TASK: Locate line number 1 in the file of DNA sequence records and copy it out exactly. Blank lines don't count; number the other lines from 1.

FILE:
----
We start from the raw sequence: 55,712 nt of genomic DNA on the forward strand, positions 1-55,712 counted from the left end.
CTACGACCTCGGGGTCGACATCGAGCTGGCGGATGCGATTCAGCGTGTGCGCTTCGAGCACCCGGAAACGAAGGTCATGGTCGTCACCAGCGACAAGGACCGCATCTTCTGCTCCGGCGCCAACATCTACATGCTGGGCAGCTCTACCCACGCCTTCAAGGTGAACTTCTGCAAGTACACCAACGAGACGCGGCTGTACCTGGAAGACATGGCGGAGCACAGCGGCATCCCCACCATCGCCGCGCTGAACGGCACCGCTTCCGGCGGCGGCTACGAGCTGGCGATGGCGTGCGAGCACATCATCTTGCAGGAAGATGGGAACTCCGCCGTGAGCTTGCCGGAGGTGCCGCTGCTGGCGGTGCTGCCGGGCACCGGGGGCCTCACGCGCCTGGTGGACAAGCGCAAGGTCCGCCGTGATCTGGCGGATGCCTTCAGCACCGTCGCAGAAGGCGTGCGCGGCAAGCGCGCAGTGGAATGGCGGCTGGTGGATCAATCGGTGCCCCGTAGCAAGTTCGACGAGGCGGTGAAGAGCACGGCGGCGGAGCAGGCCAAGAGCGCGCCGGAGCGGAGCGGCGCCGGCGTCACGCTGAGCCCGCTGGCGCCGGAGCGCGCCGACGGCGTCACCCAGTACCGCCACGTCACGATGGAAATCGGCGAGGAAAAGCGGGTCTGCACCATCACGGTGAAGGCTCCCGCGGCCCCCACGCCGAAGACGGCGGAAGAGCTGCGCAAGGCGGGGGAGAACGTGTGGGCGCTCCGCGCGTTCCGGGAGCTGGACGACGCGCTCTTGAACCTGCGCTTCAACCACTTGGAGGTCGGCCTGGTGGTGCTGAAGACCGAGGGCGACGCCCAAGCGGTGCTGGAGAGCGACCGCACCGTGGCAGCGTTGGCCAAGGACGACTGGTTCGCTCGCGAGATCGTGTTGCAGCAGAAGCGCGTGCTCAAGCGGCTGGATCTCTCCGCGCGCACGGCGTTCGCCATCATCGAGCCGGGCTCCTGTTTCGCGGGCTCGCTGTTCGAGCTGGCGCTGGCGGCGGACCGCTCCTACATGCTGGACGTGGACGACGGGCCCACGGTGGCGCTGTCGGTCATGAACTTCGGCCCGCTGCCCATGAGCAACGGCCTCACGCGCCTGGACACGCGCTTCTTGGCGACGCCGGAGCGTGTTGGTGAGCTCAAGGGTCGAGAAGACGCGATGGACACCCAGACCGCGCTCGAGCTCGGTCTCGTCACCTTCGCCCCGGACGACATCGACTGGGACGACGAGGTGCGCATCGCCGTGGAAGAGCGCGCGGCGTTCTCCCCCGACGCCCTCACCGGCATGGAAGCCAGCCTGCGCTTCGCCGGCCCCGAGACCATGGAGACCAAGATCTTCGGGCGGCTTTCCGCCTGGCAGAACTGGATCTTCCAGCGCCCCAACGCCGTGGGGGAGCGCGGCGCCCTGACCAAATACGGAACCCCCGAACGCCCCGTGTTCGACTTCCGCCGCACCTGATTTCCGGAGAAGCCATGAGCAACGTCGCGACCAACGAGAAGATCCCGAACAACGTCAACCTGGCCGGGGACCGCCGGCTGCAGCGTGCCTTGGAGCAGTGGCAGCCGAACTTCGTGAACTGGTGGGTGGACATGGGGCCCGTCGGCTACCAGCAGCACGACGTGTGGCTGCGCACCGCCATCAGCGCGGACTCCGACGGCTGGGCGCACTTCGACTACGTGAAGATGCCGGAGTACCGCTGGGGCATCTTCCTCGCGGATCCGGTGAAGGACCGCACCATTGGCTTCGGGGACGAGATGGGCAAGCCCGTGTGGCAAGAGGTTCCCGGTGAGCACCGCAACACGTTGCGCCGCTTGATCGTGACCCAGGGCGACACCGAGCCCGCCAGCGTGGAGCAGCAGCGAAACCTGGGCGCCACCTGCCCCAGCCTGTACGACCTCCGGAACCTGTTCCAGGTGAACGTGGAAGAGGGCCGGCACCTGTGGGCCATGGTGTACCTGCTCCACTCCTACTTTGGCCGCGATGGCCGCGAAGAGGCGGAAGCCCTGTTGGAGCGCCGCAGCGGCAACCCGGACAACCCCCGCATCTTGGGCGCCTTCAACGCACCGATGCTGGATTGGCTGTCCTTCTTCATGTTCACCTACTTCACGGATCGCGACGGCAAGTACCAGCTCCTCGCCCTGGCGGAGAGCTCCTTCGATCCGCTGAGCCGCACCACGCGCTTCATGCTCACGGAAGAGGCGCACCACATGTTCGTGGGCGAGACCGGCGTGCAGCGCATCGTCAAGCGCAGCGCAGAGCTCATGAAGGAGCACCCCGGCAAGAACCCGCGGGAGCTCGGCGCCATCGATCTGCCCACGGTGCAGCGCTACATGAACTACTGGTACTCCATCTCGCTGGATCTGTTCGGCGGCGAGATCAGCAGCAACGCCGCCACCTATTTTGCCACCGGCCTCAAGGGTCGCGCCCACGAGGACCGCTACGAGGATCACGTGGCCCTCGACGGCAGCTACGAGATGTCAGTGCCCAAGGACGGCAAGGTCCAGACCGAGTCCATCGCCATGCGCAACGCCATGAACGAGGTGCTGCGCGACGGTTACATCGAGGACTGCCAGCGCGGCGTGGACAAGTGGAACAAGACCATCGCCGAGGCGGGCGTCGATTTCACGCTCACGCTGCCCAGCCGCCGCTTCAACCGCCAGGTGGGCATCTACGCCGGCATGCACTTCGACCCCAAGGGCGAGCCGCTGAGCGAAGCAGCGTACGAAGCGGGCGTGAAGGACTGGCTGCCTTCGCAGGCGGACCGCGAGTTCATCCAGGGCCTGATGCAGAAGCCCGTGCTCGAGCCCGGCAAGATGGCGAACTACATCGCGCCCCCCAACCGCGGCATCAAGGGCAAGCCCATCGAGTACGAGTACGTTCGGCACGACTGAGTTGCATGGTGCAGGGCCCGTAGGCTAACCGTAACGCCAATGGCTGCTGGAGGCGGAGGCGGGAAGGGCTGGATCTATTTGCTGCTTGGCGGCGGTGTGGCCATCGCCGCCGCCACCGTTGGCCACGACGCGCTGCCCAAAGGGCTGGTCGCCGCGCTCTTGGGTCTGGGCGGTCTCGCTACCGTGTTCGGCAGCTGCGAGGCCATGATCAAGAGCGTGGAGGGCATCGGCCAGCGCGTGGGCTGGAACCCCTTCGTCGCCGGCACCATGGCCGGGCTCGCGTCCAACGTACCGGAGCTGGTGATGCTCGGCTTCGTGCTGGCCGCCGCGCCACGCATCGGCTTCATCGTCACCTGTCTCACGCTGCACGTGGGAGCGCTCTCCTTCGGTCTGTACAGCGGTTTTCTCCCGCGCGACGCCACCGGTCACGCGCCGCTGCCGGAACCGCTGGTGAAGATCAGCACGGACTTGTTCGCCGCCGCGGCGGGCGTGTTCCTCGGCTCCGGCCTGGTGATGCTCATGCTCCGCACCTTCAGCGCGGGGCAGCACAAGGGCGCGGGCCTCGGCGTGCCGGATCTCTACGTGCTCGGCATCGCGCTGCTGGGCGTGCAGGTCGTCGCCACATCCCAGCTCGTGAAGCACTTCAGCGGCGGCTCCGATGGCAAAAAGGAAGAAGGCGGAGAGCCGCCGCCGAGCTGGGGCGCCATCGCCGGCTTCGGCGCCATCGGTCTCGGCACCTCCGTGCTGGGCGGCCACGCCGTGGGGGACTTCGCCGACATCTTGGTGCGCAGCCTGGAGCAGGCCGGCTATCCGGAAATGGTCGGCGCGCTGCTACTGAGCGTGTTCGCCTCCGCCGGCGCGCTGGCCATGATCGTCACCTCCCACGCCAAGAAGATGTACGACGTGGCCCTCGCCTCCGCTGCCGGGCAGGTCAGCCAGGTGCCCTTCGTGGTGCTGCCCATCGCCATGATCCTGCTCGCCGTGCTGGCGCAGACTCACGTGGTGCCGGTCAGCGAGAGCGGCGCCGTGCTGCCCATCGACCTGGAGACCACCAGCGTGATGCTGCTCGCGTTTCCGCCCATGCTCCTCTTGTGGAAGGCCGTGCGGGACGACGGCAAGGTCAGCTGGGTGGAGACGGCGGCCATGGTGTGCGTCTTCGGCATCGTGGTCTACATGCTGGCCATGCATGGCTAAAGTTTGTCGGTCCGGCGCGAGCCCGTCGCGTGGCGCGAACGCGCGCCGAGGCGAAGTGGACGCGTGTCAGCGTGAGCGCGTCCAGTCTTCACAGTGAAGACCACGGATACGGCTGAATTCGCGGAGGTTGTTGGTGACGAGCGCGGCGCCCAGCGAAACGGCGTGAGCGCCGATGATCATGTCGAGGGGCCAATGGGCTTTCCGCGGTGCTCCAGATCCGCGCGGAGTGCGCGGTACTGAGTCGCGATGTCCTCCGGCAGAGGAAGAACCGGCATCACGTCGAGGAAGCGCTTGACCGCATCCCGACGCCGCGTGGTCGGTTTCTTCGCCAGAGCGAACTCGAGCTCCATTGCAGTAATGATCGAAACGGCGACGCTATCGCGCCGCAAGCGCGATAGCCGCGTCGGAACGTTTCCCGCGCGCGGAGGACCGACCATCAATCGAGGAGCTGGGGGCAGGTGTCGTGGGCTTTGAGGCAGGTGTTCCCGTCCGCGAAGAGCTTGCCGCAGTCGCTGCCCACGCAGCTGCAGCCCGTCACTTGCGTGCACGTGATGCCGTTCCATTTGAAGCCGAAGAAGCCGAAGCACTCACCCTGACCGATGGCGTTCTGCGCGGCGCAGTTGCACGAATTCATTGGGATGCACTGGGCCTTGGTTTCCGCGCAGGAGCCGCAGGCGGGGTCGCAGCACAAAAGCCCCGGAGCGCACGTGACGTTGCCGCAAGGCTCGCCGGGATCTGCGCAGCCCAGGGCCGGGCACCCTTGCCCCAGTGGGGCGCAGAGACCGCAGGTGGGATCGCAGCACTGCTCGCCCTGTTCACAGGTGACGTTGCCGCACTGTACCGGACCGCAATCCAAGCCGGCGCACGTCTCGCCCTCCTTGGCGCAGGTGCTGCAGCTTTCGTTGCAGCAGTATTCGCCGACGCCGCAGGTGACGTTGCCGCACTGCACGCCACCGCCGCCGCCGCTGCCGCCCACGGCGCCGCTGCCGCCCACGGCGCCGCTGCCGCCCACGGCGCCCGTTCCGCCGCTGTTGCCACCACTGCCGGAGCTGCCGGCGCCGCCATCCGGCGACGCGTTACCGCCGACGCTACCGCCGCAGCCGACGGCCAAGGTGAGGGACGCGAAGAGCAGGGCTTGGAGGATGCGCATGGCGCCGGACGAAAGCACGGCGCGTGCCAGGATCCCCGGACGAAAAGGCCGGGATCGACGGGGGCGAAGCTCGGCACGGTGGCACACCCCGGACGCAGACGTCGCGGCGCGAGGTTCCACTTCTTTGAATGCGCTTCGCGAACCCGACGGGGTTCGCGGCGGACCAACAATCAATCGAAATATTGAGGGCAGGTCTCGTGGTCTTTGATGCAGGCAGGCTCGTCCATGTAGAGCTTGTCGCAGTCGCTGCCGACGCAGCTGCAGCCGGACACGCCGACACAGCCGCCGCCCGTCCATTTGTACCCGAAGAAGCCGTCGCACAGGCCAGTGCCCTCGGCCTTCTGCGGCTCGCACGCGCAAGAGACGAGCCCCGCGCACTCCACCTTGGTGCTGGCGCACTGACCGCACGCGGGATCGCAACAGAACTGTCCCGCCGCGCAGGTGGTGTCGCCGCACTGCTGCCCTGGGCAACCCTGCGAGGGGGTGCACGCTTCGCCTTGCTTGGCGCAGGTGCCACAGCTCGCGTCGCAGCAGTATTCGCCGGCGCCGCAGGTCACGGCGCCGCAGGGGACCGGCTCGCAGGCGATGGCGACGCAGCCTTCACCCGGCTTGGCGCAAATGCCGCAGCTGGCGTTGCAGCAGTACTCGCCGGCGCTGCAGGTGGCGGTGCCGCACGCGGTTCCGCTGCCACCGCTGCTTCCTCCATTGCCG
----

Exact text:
We start from the raw sequence: 55,712 nt of genomic DNA on the forward strand, positions 1-55,712 counted from the left end.